Do the Emergency Clauses Apply?

COVID-19 has triggered the Emergency Clauses. The following elements are all met:

  • COVID-19 carries a risk of serious illness and endangers public health.
  • As a result of NZ moving to Alert Level 4 and the issue of an Epidemic Notice, tenants in non-essential businesses are clearly unable to gain access to their premises to fully conduct their businesses.
  • The inability to gain access is linked to the need to prevent, reduce or overcome harm or loss.
  • COVID-19 has put us in an “emergency” situation, as it is an epidemic that has caused illness and, sadly, will cause further loss of life in NZ.
  • The restrictions on occupation have been imposed by the Government.

Accordingly, a tenant that operates a non-essential business may seek a rent reduction under the Rent Abatement Clause.

At Alert Level 3 most, but not all, businesses will be able to open. They will need to take health measures to keep their workers safe. This will include appropriate physical distancing and working from home (if working from home is possible).

Retail and hospitality businesses will only be able open for delivery and contactless pre-ordered pick up. Customers will not be able to enter stores.

Businesses will not be able offer services which involve face-to-face contact or sustained close contact. Unfortunately, getting a haircut is still out of the question.

In home services can be delivered if it is safe to do so (like tradespeople for repairs or installations).

Do the Emergency Clauses Apply at Alert Level 3?

COVID-19 has triggered the Emergency Clauses in many leases. The following elements may be met, dependent on the tenant’s business use:

  • COVID-19 carries a risk of serious illness and endangers public health.
  • As a result of NZ moving to Alert Level 3 and the issue of an Epidemic Notice, many tenants in non-essential businesses will be able to gain access to their premises, but not to fully conduct their businesses from the premises.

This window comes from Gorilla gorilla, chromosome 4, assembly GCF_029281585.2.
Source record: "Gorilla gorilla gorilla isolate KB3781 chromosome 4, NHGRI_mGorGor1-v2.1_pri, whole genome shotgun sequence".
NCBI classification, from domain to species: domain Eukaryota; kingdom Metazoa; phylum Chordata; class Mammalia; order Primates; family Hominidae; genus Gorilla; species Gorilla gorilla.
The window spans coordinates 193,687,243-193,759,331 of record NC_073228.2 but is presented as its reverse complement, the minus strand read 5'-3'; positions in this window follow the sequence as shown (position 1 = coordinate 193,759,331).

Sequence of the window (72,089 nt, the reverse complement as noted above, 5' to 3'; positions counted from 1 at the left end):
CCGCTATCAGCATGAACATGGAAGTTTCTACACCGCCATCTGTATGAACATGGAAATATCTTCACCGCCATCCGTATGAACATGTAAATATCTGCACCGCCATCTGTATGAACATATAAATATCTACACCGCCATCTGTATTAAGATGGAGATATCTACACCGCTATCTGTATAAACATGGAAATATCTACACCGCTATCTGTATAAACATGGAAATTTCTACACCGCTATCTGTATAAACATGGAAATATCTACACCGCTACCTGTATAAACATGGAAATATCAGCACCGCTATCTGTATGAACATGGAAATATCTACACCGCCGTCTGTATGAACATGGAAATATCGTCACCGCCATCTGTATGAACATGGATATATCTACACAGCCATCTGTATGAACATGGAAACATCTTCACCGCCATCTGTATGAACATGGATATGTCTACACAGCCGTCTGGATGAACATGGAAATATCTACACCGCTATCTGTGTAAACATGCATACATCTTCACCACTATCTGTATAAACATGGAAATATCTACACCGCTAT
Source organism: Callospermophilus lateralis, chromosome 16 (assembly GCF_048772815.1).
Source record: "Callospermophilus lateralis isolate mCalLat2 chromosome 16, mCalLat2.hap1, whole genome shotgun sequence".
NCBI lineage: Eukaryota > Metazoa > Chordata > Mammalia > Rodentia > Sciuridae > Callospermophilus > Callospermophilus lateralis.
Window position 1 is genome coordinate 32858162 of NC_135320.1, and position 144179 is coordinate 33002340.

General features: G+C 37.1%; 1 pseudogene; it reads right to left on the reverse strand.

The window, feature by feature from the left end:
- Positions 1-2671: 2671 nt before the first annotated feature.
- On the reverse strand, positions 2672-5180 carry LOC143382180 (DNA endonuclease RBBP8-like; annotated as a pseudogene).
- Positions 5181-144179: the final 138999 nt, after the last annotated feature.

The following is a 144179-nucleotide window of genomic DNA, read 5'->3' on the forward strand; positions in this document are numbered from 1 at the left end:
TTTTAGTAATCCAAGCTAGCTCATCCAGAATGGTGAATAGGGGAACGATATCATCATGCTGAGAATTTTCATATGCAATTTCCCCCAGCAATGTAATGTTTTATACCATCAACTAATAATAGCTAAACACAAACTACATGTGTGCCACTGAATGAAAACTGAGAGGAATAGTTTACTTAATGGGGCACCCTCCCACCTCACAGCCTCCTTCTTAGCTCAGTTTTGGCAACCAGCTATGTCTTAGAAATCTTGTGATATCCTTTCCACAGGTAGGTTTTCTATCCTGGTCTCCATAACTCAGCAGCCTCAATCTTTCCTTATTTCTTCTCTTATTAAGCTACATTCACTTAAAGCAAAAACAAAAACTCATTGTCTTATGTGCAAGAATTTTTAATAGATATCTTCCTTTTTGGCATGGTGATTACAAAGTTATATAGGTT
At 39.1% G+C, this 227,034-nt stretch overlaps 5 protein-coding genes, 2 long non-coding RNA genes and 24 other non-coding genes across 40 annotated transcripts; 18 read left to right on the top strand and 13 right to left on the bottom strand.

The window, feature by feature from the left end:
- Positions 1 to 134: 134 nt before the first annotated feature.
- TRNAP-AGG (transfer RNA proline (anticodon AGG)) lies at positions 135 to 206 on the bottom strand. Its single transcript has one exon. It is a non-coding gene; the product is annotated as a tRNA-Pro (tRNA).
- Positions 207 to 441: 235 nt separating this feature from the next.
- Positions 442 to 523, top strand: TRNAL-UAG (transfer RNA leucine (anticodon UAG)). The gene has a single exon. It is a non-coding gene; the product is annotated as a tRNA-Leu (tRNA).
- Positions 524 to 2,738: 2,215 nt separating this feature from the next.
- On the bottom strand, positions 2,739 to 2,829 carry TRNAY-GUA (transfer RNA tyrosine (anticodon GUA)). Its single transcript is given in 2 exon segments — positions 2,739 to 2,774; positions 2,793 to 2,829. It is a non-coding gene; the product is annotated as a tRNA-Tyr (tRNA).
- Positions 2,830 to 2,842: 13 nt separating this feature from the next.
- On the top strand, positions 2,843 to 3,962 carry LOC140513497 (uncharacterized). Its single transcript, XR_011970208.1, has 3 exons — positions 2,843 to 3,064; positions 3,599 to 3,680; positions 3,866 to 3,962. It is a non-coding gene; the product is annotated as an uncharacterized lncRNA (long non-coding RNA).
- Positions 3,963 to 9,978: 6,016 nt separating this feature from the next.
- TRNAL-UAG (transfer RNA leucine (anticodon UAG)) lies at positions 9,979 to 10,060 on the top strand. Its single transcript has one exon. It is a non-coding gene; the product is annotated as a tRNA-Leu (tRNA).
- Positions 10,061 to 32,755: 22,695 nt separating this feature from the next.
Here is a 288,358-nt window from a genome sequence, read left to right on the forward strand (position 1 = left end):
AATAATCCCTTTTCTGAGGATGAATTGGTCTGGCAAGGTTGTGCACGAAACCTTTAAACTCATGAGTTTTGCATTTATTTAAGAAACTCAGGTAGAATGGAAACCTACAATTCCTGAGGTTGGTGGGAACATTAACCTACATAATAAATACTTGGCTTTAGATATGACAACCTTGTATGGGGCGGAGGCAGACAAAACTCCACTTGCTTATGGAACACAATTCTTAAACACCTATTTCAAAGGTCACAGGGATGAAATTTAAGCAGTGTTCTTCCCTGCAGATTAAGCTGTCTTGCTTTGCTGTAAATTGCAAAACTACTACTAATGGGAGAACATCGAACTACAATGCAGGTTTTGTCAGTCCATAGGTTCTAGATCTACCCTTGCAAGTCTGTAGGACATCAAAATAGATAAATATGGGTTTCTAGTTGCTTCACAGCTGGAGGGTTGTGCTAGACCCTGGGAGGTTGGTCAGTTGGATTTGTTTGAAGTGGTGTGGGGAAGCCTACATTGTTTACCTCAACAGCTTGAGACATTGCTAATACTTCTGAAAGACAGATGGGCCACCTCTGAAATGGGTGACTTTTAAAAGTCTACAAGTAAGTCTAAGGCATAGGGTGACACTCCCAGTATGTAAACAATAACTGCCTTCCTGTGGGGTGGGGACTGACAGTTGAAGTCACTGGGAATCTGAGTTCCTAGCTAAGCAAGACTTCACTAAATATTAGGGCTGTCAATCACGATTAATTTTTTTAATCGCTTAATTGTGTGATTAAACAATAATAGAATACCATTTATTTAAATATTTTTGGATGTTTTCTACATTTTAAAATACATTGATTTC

• The limitations on access are linked to the need to prevent, reduce or overcome harm or loss.
  • COVID-19 has put us in an “emergency” situation, as it is an epidemic that has caused illness and may cause further loss of life in NZ.
  • The restrictions on occupation have been imposed by the Government.

Accordingly, a tenant that operates a non-essential business and that is impacted by the limitations on access may seek a rent reduction under the Rent Abatement Clause. This will particularly impact on office environments and hospitality businesses, to differing degrees.

This will not apply to businesses that are able to fully operate from the premises again (essentially because they cannot otherwise work from home). This will be the case for many industrial operators I suspect.

Importantly, under the current Alert Level 4 restrictions, the Government has formally taken the step of closing all non-essential premises. It is likely under Alert Level 3 that the Government will use its powers to order isolation of individuals rather than to close premises. It is arguable that this will not constitute a “loss of access” under the lease. On balance, I don’t think that this argument will prove to be the stronger - but it might provide some leverage for landlords in their discussions as to an appropriate abatement.

Rent Abatement in Practice

Once the Emergency Clauses are triggered, the question of their effect becomes important.

The Rent Abatement Clause provides for a “fair proportion” of the rent and outgoings to cease until the tenant can operate from the premises. It does not specify how a fair proportion is to be calculated.

To assess a fair proportion, you should consider the purpose of the clause. It is related to the occupancy of the premises for business purposes. The rent should be reduced with reference to the extent that the tenant is unable to conduct its business from the premises.  This is where the main difference between Alert Levels 3 and 4 will come in to focus.

Having said that, surely it must be a fair proportion to both parties, not just to the tenant. It seems to me that the legal position is unlikely (although I guess possible) to ever be that the abatement should be 100%*.  This will almost certainly be the case once NZ moves to Alert Level 3.